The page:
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Economy in Brief

U.S. Initial Jobless Insurance Claims Post Disappointing Increase
by Tom Moeller July 1, 2010

A modestly rising trend to initial claims for unemployment insurance has become apparent. Claims rose 13,000 last week to 472,000 following a slightly-revised 17,000 decline during the prior week. Consensus expectations were for 455,000 claims and they've inched higher from the February low of 439,000. Nevertheless, last week's figure was down from the recession peak of 651,000 reached in March of 2009. The four-week moving average of initial claims also has crept up to 466,500.

Continuing claims for unemployment insurance during the latest week also rose 43,000 and more-than reversed the prior week's decline. Still, claims were down by one-third from the June '09 peak and remained near the lowest level since December of 2008. The overall decline is a function of the improved job market but also reflects the exhaustion of 26 weeks of unemployment benefits. The four-week average of continuing claims slipped to 4.568M, a new cycle low. This series dates back to 1966. 

 Ongoing claims do not reflect those who receive extended benefits. Extended benefits for unemployment insurance slipped during the latest week to 405,081. These figures do not include the 4,515,499 benefit recipients (+80.4% y/y) under state administered "EUC" emergency programs, but paid for by the Federal government.

The insured unemployment rate remained stable at 3.6% for the third week. It reached a high of 4.9% during May of 2009. During the last ten years, there has been a 96% correlation between the level of the insured unemployment rate and the overall rate of unemployment published by the Bureau of Labor Statistics.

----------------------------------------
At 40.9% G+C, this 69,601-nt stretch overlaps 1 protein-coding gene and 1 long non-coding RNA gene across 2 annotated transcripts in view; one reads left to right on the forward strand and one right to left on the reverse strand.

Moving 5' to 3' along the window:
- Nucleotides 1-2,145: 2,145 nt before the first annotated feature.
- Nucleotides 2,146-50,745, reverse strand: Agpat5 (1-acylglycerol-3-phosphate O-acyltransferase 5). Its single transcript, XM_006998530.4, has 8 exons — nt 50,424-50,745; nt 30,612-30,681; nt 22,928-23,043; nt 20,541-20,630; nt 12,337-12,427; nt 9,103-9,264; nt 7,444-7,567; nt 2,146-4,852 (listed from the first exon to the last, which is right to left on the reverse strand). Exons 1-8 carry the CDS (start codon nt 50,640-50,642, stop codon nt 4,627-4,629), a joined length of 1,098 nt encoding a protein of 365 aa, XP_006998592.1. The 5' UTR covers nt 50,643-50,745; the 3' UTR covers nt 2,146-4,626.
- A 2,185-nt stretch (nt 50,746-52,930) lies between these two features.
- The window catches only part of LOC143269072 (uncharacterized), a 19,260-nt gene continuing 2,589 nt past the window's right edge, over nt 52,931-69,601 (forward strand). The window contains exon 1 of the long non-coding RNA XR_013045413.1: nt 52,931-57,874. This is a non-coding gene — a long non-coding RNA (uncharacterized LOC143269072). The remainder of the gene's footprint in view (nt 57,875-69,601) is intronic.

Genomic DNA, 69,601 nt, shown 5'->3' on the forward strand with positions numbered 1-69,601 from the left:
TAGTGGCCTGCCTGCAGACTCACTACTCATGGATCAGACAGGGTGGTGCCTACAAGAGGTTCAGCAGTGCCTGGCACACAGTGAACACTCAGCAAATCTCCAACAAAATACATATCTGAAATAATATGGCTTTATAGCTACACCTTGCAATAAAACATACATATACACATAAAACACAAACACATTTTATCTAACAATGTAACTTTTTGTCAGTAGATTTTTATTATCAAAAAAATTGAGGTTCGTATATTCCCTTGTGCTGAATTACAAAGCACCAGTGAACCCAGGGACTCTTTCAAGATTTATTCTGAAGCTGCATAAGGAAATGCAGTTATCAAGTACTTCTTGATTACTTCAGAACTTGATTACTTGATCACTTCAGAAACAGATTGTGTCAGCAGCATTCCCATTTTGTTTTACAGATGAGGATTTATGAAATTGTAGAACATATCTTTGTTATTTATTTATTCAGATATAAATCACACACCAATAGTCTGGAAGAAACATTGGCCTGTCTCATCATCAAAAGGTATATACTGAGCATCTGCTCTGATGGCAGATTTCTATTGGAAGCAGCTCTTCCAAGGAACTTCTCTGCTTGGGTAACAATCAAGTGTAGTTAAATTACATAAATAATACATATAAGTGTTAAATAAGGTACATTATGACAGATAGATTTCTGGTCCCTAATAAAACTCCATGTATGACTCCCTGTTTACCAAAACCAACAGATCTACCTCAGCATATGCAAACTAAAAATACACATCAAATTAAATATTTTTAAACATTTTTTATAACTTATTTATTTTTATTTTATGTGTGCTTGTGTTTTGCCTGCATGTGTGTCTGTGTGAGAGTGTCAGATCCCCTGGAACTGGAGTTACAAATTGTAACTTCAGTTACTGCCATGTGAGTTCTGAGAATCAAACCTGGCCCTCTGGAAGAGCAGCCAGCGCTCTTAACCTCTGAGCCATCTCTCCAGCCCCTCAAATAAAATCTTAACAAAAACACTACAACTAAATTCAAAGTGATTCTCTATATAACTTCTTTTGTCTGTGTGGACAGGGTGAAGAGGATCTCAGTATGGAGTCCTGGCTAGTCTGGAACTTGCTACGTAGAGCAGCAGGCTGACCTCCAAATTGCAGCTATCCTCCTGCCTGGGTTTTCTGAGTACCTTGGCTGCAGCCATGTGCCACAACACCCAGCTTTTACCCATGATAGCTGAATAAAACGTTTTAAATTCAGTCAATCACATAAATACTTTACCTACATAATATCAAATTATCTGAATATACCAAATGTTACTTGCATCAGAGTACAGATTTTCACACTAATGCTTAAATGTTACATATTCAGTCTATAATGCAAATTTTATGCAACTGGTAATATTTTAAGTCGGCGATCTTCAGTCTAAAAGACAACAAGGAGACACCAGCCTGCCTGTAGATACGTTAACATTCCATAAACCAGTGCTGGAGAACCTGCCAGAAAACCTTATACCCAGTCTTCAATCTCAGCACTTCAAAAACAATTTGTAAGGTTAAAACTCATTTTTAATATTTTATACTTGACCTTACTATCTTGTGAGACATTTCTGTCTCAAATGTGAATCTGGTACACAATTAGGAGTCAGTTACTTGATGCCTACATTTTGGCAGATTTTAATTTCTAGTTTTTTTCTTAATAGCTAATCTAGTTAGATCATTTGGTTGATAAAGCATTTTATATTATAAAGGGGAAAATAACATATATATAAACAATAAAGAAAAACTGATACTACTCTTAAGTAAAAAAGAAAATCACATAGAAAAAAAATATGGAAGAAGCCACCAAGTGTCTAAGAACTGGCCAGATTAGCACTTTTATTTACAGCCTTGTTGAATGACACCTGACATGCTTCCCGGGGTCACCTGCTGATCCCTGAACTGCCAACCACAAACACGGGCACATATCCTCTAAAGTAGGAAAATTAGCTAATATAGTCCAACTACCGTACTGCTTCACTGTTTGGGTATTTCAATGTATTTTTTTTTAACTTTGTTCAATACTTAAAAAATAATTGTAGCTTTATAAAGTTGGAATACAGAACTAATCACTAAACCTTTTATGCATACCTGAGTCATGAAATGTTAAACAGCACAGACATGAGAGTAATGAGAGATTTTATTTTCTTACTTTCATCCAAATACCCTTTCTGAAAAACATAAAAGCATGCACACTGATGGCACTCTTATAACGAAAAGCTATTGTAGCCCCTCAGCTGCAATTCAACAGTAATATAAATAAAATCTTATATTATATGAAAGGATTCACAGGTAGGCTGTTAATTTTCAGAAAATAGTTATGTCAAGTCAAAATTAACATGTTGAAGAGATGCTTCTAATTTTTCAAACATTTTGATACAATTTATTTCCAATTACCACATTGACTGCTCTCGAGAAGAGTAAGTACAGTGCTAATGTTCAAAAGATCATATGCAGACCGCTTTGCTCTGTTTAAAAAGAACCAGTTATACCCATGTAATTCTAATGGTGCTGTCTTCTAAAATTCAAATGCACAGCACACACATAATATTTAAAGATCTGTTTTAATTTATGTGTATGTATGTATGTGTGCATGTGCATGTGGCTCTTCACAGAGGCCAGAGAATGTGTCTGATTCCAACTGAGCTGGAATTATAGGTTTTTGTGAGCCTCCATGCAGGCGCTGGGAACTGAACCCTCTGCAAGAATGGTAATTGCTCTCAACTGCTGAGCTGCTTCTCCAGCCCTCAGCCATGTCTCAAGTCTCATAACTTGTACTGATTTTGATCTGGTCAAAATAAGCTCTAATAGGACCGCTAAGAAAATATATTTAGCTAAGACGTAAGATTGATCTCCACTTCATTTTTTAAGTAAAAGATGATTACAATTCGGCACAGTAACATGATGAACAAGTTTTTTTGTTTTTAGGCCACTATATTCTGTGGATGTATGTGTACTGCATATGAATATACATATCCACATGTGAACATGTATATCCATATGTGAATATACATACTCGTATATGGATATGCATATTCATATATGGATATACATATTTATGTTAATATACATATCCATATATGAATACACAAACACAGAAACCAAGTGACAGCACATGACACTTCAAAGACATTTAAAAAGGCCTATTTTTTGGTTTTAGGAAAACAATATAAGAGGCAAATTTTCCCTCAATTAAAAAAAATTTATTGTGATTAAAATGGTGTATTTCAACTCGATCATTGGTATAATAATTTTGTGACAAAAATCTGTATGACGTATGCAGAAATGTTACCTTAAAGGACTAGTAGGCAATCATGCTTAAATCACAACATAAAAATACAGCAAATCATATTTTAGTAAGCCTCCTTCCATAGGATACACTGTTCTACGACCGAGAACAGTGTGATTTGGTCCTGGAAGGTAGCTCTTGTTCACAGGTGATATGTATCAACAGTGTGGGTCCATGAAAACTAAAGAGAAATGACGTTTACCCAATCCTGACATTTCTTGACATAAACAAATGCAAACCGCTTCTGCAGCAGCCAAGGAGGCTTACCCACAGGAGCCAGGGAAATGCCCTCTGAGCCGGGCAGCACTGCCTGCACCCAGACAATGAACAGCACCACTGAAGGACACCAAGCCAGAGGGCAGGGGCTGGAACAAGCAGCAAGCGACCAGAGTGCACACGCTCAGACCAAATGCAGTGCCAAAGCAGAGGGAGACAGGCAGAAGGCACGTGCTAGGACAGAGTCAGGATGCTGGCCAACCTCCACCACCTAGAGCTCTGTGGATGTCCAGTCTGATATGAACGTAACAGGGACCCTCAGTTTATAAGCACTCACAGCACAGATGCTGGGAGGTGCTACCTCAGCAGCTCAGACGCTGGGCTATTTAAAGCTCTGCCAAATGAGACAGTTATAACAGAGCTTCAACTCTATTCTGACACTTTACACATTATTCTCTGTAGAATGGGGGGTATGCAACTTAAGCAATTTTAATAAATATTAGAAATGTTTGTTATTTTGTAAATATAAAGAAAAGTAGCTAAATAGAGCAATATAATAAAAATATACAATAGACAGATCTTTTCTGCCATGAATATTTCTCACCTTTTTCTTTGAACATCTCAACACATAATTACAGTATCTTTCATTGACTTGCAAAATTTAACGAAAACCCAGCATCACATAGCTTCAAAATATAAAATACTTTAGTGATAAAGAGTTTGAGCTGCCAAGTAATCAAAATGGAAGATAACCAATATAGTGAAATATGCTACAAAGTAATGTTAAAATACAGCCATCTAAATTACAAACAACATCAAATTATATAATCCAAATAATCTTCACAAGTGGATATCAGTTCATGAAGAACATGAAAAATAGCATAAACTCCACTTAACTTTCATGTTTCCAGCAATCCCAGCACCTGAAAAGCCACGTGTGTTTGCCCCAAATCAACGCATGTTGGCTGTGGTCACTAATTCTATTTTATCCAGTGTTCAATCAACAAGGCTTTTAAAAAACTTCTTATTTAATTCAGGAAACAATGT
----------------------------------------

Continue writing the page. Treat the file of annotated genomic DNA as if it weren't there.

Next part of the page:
The highest insured unemployment rates in the week ending June 12 were in Puerto Rico (6.6 percent), Alaska (5.1), Oregon (4.9), California (4.4), Nevada (4.4), Pennsylvania (4.4), Wisconsin (4.1), Connecticut (4.0), North Carolina (4.0), New Jersey (3.9), and South Carolina (3.9). The lowest insured unemployment rates were in Virginia (1.8), Texas (2.2), Wyoming (2.3), Tennessee (2.6),  Maine (2.7), Maryland (2.8), Georgia (3.0), Florida (3.1), New York (3.2) and Ohio (3.3). These data are not seasonally adjusted but the overall insured unemployment rate is.

The unemployment insurance claims data is available in Haver's WEEKLY database and the state data is in the REGIONW database.

 Fostering a Healthy Credit Environment is yesterday's speech by Fed Governor Elizabeth A. Duke and it is available here.

Unemployment Insurance (000s) 06/26/10 06/19/10 06/12/10 Y/Y 2009 2008 2007
Initial Claims 472 459 476 -21.9% 572 419 321
Continuing Claims -- 4,616 4,573 -29.0 5,809 3,340 2,549
Insured Unemployment Rate (%) -- 3.6 3.6 4.9(6/2009) 4.4 2.5 1.9
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